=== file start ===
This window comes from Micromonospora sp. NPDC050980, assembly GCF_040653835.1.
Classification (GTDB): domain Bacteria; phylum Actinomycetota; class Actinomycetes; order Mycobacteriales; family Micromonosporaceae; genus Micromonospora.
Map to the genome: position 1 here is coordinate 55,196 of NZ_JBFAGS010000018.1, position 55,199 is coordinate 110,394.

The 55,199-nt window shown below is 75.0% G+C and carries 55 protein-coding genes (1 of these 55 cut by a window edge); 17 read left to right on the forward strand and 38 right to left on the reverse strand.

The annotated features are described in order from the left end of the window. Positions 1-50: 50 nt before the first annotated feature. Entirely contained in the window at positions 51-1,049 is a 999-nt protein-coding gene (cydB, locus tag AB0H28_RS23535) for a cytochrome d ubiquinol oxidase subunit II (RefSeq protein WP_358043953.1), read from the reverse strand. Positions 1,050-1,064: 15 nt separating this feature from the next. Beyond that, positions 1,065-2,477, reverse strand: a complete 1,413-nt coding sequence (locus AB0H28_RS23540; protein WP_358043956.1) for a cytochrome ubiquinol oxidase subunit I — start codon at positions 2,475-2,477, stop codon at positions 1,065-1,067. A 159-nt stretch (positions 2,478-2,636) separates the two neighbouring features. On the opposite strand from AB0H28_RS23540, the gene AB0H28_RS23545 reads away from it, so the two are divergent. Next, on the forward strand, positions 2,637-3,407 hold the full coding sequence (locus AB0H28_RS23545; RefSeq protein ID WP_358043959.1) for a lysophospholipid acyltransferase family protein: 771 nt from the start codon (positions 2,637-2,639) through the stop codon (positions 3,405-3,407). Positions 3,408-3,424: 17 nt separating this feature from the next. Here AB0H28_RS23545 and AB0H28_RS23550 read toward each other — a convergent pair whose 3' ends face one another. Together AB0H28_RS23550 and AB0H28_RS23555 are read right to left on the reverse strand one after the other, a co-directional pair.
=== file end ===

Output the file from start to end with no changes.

This window comes from Micromonospora sp. NPDC050980, assembly GCF_040653835.1.
Classification (GTDB): domain Bacteria; phylum Actinomycetota; class Actinomycetes; order Mycobacteriales; family Micromonosporaceae; genus Micromonospora.
Map to the genome: position 1 here is coordinate 55,196 of NZ_JBFAGS010000018.1, position 55,199 is coordinate 110,394.

The 55,199-nt window shown below is 75.0% G+C and carries 55 protein-coding genes (1 of these 55 cut by a window edge); 17 read left to right on the forward strand and 38 right to left on the reverse strand.

The annotated features are described in order from the left end of the window. Positions 1-50: 50 nt before the first annotated feature. Entirely contained in the window at positions 51-1,049 is a 999-nt protein-coding gene (cydB, locus tag AB0H28_RS23535) for a cytochrome d ubiquinol oxidase subunit II (RefSeq protein WP_358043953.1), read from the reverse strand. Positions 1,050-1,064: 15 nt separating this feature from the next. Beyond that, positions 1,065-2,477, reverse strand: a complete 1,413-nt coding sequence (locus AB0H28_RS23540; protein WP_358043956.1) for a cytochrome ubiquinol oxidase subunit I — start codon at positions 2,475-2,477, stop codon at positions 1,065-1,067. A 159-nt stretch (positions 2,478-2,636) separates the two neighbouring features. On the opposite strand from AB0H28_RS23540, the gene AB0H28_RS23545 reads away from it, so the two are divergent. Next, on the forward strand, positions 2,637-3,407 hold the full coding sequence (locus AB0H28_RS23545; RefSeq protein ID WP_358043959.1) for a lysophospholipid acyltransferase family protein: 771 nt from the start codon (positions 2,637-2,639) through the stop codon (positions 3,405-3,407). Positions 3,408-3,424: 17 nt separating this feature from the next. Here AB0H28_RS23545 and AB0H28_RS23550 read toward each other — a convergent pair whose 3' ends face one another. Together AB0H28_RS23550 and AB0H28_RS23555 are read right to left on the reverse strand one after the other, a co-directional pair.